Muscat: Captain Khalid bin Ali Tabuk, Head of the Human Trafficking Department at the Directorate General of Inquiries and Criminal Investigations of the Royal Oman Police (ROP), revealed the criminal level of human trafficking and how it can be described locally and globally.
He said that the Sultanate of Oman's criminal level in human trafficking is very low, according to statistics prepared by the Directorate General of Inquires and Criminal Investigations.
Captain Khalid revealed that in 2022, 7 cases of this kind were registered with the Royal Oman Police, and that the number of complaints received by the department on suspicions of human trafficking from different governorates is more than 266 out of which 7 crimes were proven in 2022, after proving the crime based on clear and compelling evidence.
Globally, the crime of human trafficking is considered the third biggest crime in the world in which there is a high financial return after arms trade and drug trade. It is one of the hidden organised crimes that are managed by a criminal organisation on a global level, and follow-up and work to combat it takes a long time.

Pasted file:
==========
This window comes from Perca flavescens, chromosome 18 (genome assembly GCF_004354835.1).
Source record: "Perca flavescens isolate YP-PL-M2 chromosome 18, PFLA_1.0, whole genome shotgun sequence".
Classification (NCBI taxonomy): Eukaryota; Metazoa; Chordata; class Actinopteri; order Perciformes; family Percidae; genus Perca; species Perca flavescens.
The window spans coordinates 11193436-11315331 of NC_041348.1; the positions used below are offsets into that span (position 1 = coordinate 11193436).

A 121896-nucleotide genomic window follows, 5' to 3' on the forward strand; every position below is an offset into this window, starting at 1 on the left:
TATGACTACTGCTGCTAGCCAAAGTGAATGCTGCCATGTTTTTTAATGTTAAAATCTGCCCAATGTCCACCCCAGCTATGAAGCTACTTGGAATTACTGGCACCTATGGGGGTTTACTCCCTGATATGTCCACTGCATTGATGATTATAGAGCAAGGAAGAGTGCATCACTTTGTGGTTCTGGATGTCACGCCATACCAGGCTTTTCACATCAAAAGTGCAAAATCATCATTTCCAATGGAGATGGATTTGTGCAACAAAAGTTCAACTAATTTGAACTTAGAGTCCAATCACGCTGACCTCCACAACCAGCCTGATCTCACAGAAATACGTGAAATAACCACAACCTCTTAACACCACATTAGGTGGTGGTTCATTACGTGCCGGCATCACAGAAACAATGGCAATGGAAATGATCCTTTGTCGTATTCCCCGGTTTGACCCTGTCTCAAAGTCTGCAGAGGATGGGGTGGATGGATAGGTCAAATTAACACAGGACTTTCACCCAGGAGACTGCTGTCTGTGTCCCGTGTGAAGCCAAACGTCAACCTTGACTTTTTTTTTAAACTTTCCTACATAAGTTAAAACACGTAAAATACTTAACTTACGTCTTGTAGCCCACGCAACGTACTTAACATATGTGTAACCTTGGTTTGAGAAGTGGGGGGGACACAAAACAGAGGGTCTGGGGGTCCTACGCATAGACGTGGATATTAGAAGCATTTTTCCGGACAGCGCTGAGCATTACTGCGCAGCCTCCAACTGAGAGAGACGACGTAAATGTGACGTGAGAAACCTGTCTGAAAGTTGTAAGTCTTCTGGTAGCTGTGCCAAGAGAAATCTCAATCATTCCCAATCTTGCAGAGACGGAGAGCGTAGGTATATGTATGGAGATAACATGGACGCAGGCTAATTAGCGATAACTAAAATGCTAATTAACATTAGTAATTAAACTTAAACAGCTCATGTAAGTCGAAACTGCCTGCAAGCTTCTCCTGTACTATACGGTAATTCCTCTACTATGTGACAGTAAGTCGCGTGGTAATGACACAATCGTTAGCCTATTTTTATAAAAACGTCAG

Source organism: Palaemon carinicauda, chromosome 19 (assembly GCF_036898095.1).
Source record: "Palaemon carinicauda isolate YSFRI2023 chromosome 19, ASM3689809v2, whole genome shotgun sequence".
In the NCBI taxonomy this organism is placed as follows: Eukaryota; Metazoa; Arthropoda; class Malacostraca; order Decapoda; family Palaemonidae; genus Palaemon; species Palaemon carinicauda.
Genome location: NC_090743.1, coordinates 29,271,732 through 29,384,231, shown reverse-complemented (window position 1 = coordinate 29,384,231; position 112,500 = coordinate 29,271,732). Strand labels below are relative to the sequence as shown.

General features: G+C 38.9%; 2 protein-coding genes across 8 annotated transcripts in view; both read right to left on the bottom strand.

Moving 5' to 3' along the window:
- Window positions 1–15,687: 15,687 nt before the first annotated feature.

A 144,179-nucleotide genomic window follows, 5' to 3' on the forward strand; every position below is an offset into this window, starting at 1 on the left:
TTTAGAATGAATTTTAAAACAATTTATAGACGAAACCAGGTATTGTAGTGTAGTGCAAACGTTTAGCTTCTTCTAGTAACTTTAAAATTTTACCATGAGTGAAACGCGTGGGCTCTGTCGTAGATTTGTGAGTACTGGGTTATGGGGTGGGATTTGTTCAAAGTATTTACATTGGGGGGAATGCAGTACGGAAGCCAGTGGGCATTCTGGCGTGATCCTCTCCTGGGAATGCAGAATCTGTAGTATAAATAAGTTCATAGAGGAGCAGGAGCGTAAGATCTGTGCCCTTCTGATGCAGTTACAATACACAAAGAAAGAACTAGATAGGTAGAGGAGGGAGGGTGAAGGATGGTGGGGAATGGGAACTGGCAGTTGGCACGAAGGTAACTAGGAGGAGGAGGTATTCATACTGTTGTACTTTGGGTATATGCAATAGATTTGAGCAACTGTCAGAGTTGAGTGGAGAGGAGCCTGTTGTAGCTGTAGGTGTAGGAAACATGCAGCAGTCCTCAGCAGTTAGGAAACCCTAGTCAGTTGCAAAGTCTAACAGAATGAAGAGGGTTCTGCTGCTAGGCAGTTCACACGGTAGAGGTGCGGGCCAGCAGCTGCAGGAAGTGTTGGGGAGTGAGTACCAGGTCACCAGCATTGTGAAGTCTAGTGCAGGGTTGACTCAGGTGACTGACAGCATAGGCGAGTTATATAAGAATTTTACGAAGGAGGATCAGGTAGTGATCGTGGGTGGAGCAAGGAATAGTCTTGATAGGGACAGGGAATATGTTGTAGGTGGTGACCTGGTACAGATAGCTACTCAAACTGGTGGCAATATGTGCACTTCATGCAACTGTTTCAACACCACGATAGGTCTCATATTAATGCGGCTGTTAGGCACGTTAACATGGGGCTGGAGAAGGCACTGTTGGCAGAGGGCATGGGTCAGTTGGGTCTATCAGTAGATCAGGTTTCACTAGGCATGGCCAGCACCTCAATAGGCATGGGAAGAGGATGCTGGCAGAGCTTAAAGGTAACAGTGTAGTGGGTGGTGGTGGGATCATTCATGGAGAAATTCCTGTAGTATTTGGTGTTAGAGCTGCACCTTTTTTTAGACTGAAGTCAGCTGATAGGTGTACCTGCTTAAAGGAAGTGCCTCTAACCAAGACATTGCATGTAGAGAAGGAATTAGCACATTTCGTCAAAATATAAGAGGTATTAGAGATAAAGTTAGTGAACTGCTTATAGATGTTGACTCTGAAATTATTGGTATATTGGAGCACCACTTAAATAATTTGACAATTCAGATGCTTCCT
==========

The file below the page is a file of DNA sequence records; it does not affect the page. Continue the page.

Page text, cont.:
Oman is committed to combating the phenomenon of human trafficking and all practices associated with it, which are not compatible with lofty human principles and values, as they constitute an insult to legitimate human rights and dignity.
The National Committee for Combating Human Trafficking continues working to address this phenomenon in accordance with international and regional treaties and agreements concerned with combating human trafficking.
Oman’s efforts in combating human trafficking revealed
The National Committee to Combat Human Trafficking is in the process of issuing its new law, which is in its final stages, to be in line with regulating current work and labour laws, revealed Ms. Maysa Khamis Al-Shibli from the Office of Combating Human Trafficking, Department of Global Affairs at the Ministry of Foreign Affairs.
Regarding the forms of abuse with domestic workers, which may be an indicator of some crime that could lead to human trafficking, Ms. Maysa said that depriving domestic workers from rest days, long working hours, depriving some of them of good food, in addition to exposing them to physical or psychological violence, all such practices may be regulated by the new law.